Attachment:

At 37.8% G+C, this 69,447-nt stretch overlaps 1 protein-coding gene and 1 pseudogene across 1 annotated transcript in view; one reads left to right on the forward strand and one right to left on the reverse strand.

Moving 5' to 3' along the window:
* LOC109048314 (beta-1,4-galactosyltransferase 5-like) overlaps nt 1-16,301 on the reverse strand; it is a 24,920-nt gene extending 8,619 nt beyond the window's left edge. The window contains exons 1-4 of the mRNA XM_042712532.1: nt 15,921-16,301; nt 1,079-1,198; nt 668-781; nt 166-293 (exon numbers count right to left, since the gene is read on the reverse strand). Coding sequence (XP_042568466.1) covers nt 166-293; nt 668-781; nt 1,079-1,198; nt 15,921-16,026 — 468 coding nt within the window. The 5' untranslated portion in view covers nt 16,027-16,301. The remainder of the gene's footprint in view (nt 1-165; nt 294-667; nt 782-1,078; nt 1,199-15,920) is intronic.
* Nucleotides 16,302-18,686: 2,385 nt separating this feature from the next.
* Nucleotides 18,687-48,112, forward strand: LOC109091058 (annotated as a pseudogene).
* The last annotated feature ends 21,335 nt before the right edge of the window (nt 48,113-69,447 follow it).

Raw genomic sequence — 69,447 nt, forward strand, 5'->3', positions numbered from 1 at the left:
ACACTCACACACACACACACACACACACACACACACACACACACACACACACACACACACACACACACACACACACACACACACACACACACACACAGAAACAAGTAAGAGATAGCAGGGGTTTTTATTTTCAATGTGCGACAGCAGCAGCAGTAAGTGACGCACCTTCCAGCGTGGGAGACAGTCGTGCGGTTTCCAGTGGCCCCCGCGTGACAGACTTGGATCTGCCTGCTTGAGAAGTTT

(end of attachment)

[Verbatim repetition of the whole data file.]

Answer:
At 37.8% G+C, this 69,447-nt stretch overlaps 1 protein-coding gene and 1 pseudogene across 1 annotated transcript in view; one reads left to right on the forward strand and one right to left on the reverse strand.

Moving 5' to 3' along the window:
* LOC109048314 (beta-1,4-galactosyltransferase 5-like) overlaps nt 1-16,301 on the reverse strand; it is a 24,920-nt gene extending 8,619 nt beyond the window's left edge. The window contains exons 1-4 of the mRNA XM_042712532.1: nt 15,921-16,301; nt 1,079-1,198; nt 668-781; nt 166-293 (exon numbers count right to left, since the gene is read on the reverse strand). Coding sequence (XP_042568466.1) covers nt 166-293; nt 668-781; nt 1,079-1,198; nt 15,921-16,026 — 468 coding nt within the window. The 5' untranslated portion in view covers nt 16,027-16,301. The remainder of the gene's footprint in view (nt 1-165; nt 294-667; nt 782-1,078; nt 1,199-15,920) is intronic.
* Nucleotides 16,302-18,686: 2,385 nt separating this feature from the next.
* Nucleotides 18,687-48,112, forward strand: LOC109091058 (annotated as a pseudogene).
* The last annotated feature ends 21,335 nt before the right edge of the window (nt 48,113-69,447 follow it).

Raw genomic sequence — 69,447 nt, forward strand, 5'->3', positions numbered from 1 at the left:
ACACTCACACACACACACACACACACACACACACACACACACACACACACACACACACACACACACACACACACACACACACACACACACACACACAGAAACAAGTAAGAGATAGCAGGGGTTTTTATTTTCAATGTGCGACAGCAGCAGCAGTAAGTGACGCACCTTCCAGCGTGGGAGACAGTCGTGCGGTTTCCAGTGGCCCCCGCGTGACAGACTTGGATCTGCCTGCTTGAGAAGTTT